Drinking Iced Water Has This Interesting Effect To Your Body, Study Finds
People have a lot of opinions about drinking ice cold water. Some declare that drinking cold water is horrific for your digestion and can reason mucus build-up. Others claim that cold water makes you burn more energy and aids with workout performance. So what's the truth? Is it okay to enjoy an ice-cold cup of water on a hot summer day? Long story short—yes. There is not enough scientific proof to make a claim that ice cold water is horrific for you, and the one most important impact of drinking ice cold water is precisely what you would think it would be—for your hydration.
Why drinking cold water helps with hydration
First, it is important to observe that consuming water at any temperature is going to assist your body get hydrated. Staying hydrated is important for regulating your body temperature, maintains your organs functioning properly, delivers nutrients to your body's cells, and can even help with preventing infections, according to Harvard Health.
And yet, whilst consuming water at any temperature can help with your body's hydration, drinking cold water has been proven to specially help with helping in rehydration more so than other temperatures. One study from the International Journal of Clinical and Experimental Medicine that reviewed six specific male athletes that consumed water at different temperatures determined that drinking water at 16 degrees Celsius (~60 degrees Fahrenheit) with a higher consumption of water resulted in much less sweating compared to the others. The study concludes that cold tap water can be the last temperature for rehydration purposes, especially for athletes when working out in the heat.
Along with drinking it, cold water has been established to also assist athletes in exercise recovery. One study from the Human Kinetics Journal determined that a 10-minute cold shower 20 minutes after an workout session can aid with hydration status. Plus, a 10 minute cold shower (also known as "cold water therapy") has been confirmed to help with muscle recovery for athletes as well, according to the European Journal of Applied Physiology.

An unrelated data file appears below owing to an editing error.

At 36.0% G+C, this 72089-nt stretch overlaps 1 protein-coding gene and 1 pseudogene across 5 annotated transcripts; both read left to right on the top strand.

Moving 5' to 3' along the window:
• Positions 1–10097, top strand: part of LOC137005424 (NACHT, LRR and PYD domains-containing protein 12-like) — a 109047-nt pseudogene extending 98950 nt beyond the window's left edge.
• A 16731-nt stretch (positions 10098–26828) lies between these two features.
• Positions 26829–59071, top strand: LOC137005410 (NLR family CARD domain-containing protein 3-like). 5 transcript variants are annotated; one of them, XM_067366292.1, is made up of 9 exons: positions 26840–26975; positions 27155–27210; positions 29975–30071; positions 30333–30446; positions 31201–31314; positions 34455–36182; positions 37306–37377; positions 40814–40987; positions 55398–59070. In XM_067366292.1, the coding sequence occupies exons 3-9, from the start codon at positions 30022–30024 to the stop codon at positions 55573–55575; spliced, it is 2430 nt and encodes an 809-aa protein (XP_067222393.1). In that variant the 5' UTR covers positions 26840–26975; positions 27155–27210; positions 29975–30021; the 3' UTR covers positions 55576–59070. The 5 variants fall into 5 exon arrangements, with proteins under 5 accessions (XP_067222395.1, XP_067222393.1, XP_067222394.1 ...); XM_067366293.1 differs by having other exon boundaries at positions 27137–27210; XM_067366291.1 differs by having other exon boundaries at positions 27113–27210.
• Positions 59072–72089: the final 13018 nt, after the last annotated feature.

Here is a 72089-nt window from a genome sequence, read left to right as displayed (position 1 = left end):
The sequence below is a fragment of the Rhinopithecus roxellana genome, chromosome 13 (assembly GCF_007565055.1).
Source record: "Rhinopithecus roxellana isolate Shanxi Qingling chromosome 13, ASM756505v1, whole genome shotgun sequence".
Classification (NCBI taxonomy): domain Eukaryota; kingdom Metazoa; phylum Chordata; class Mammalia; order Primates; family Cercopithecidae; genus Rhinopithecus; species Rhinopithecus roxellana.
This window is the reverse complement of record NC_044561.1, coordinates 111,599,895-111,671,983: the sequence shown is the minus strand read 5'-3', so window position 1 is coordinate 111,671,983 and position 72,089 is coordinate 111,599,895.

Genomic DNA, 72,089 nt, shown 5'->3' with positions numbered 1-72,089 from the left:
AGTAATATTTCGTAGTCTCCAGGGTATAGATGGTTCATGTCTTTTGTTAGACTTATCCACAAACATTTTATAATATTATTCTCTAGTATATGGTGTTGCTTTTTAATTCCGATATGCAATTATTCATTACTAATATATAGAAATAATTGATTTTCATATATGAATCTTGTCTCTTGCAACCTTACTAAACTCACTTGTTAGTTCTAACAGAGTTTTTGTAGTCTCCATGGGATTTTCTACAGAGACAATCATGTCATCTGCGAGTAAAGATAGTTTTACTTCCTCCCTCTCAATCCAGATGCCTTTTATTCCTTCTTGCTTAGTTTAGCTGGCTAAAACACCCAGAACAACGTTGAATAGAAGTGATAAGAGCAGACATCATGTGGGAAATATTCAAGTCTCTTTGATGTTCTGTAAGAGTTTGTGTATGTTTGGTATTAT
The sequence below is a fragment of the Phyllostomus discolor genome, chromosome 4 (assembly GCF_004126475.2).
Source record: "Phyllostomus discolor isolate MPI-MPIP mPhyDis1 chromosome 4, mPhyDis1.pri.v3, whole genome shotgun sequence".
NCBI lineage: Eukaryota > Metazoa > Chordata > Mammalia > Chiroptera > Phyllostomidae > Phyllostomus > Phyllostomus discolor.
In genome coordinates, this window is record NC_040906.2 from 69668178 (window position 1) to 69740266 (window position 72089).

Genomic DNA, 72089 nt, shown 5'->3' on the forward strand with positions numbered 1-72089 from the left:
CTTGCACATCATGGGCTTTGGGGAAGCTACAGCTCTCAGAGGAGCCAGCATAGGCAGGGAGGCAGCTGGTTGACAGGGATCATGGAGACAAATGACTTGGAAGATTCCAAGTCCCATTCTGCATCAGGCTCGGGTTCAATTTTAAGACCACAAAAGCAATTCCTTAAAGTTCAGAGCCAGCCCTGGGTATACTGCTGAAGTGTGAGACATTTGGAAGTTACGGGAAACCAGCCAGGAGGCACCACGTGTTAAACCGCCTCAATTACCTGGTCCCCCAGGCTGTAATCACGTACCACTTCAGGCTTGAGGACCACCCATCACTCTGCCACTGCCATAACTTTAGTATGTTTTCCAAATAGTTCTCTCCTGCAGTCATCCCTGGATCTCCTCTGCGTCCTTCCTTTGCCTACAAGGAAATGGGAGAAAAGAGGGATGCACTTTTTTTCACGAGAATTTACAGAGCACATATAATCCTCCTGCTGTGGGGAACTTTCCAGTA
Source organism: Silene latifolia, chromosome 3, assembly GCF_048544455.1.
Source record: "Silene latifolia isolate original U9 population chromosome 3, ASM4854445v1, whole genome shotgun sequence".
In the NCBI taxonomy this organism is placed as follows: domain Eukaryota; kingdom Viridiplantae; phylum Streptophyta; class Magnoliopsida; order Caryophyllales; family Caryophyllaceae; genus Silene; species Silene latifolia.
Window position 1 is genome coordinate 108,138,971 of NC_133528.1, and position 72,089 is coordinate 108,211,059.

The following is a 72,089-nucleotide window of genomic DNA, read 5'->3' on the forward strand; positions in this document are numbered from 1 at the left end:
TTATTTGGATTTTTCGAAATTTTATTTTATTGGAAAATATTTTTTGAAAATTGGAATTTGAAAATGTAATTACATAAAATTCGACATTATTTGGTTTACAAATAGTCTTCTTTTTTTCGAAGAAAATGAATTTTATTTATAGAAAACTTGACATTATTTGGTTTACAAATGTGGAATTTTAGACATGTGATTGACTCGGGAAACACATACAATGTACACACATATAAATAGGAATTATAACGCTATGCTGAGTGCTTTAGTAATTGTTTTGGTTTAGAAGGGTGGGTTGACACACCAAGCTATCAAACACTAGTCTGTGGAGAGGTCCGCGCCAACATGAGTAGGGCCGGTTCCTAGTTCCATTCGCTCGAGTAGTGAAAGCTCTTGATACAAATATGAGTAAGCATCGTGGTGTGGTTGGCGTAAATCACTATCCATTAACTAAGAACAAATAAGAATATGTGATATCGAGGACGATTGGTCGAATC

Even with so a lot to benefit from drinking cold water, there are some well-being experts who declare that cold water actually is not good for your body's health, in which their theories have evidently been debunked.
The myths surrounding cold water consumption
In ayurvedic medicinal practices, it has been stated that drinking ice cold water is actually bad for your body's basic digestion. This specific declare states that consuming cold water can constrict your blood vessels, resulting in your body's inability to take in positive nutrients and vitamins, and food. Drinking heat water is also a cultural practice for many, the place the declare is that warm water can help with speeding up the digestion manner and can even be appropriate for your gut health.
Some hold up this claim to western medicine and factor out a study in General Pharmacology from 1983 which appears at how cold affects the blood vessel wall and evaluates blood flow and body temperatures for dogs. While it is real that cold climate can affect the circulatory system, this study would not specifically focus on how drinking ice cold water can directly affect your blood vessels. All in all, whilst your blood vessels do play an important role in digestion, there is no longer enough scientific proof to again the claim that drinking cold water can slow down your body's digestion rate.
Another frequent misconception about drinking ice cold water is how it can reason mucus build-up. This comes from a 1978 study from CHEST Journal which measured nasal mucus speed and nasal airflow resistance and discovered that hot liquid is superior to cold liquids in managing nasal bodily fluids. However, it is important to note that whilst this unique study was once archived in the National Library of Medicine, the study is no longer reachable for evaluate thru CHEST Journal online.
Lastly, there is a claim that consuming cold water can make you hungrier, which stems from a 2005 study from the University of Florida. This learn about compares the difference in appetite when exercising immersed in cold water versus warm water, and concludes that these who exercising in cold water may have an "exaggerated power consumption following exercise" which should make you feel hungrier and cause you to eat more.
Even if there have been other studies that have proven increased hunger during the colder seasons of the year, this still does no longer conclude that drinking cold water can result in an improved appetite. While your body may work a bit greater to raise body temperature after cold water is consumed, your body only desires eight energy to do this, resulting in insignificant calorie expenditure.
Just drink more water.
While there is lots debate over drinking ice cold water versus drinking room temperature water, medical experts can agree on one thing–just drink water to stay hydrated. Your preferences in water temperature may not remember when it comes to the final goal of why you are drinking water in the first place—to continue to be hydrated and to keep your body healthy and happy.
Originally published: Eat This Not That